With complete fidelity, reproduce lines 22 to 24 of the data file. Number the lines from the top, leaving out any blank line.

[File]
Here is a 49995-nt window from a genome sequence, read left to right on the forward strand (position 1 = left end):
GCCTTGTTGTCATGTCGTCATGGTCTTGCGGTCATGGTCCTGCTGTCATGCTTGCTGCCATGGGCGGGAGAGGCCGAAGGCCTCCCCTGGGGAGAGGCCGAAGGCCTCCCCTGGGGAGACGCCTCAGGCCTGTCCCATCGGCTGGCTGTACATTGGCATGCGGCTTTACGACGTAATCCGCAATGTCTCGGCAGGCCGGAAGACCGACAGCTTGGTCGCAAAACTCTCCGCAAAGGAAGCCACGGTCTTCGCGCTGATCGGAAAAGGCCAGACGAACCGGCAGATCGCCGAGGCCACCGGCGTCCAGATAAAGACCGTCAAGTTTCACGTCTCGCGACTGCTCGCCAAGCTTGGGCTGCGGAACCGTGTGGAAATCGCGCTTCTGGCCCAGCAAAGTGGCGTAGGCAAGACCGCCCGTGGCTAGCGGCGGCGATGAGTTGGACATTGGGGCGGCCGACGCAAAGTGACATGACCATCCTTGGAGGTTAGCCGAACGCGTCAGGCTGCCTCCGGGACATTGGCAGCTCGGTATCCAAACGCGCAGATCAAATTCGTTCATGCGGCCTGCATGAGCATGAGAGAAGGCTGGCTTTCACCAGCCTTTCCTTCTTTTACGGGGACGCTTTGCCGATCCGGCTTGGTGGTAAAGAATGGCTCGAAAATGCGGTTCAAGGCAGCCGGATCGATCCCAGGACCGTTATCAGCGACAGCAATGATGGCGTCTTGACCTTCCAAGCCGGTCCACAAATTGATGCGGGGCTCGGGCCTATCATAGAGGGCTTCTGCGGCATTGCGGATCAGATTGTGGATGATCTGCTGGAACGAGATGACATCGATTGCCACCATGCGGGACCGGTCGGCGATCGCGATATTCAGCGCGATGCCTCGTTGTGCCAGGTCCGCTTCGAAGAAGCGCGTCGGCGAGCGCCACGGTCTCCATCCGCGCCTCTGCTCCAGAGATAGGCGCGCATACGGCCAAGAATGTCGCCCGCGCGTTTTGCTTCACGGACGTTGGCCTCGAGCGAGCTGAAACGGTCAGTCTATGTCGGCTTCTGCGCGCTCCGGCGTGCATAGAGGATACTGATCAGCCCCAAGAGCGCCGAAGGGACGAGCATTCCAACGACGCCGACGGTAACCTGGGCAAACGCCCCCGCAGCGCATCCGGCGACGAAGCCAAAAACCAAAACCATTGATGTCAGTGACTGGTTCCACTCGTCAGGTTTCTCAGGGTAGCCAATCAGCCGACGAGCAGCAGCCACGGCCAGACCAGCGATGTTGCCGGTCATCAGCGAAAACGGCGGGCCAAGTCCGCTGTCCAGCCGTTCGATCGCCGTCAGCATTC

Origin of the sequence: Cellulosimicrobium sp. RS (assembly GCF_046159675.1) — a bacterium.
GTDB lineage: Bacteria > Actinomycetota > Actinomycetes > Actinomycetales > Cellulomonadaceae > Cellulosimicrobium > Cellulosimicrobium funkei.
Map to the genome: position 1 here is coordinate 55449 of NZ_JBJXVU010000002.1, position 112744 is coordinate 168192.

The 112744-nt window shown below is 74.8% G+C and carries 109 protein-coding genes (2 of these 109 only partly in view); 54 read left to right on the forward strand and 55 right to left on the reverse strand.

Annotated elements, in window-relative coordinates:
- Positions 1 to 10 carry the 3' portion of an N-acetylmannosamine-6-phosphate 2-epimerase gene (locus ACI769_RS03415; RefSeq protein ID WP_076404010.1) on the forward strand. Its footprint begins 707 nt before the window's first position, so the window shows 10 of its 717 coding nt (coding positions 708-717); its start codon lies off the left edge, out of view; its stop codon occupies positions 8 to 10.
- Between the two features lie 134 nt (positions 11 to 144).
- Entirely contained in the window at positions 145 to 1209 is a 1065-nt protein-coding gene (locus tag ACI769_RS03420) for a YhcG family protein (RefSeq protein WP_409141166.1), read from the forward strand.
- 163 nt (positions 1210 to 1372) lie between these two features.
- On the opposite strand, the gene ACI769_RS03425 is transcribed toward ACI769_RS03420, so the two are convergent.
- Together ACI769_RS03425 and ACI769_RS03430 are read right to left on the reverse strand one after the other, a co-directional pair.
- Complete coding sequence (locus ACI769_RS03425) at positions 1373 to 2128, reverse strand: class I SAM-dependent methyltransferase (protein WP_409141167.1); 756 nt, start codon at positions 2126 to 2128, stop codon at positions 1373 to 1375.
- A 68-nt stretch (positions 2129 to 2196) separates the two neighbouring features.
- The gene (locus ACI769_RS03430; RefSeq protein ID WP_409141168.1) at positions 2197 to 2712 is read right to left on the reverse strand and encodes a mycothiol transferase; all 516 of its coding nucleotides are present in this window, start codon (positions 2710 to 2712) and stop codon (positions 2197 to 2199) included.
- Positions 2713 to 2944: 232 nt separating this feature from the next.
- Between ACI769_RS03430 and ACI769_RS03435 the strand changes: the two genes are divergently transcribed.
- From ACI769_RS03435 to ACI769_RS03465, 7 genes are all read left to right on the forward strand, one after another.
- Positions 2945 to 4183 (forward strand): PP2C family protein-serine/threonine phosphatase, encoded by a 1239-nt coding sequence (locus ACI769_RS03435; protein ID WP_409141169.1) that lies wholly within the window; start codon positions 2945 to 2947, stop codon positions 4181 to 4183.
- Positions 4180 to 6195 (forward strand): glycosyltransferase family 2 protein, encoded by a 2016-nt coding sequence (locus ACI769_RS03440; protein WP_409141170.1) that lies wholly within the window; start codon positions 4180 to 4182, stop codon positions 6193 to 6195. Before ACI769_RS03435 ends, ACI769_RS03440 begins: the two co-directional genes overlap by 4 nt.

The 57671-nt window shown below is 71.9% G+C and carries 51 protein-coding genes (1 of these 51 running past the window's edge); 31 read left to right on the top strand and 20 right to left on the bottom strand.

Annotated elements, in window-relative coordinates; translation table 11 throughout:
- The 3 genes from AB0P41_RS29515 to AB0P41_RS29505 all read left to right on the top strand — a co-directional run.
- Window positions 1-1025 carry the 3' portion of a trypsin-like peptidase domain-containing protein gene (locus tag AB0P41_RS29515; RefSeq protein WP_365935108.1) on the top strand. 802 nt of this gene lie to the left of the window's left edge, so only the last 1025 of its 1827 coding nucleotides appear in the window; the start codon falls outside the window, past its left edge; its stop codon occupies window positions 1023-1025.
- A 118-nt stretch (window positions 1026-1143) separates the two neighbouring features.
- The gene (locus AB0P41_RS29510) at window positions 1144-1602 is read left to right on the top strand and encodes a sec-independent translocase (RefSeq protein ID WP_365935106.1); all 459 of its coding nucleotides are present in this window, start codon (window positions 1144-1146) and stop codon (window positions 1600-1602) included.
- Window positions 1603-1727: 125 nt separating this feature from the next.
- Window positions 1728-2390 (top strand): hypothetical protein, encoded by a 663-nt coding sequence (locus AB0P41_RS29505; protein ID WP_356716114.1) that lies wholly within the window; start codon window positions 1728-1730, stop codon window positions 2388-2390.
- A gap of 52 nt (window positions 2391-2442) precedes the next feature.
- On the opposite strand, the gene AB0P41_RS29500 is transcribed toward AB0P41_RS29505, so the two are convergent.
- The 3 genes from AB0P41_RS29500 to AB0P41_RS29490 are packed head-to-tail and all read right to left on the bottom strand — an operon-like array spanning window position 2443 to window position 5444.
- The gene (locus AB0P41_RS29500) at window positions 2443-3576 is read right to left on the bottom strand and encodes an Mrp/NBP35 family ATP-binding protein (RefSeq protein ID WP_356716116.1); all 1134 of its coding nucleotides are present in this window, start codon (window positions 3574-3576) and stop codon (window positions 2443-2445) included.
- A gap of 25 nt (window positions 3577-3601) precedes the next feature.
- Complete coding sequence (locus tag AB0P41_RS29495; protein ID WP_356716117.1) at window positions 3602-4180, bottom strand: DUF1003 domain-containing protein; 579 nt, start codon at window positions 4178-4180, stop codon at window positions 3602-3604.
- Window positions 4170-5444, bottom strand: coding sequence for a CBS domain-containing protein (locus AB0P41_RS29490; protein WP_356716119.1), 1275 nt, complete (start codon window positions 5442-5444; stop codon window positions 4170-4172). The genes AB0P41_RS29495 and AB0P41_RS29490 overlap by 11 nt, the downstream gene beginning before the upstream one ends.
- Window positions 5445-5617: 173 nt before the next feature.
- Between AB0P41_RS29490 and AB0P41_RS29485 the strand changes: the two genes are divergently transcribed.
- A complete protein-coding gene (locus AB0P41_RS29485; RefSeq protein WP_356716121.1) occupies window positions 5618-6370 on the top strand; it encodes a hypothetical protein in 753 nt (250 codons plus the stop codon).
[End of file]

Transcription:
The 57671-nt window shown below is 71.9% G+C and carries 51 protein-coding genes (1 of these 51 running past the window's edge); 31 read left to right on the top strand and 20 right to left on the bottom strand.

Annotated elements, in window-relative coordinates; translation table 11 throughout:
- The 3 genes from AB0P41_RS29515 to AB0P41_RS29505 all read left to right on the top strand — a co-directional run.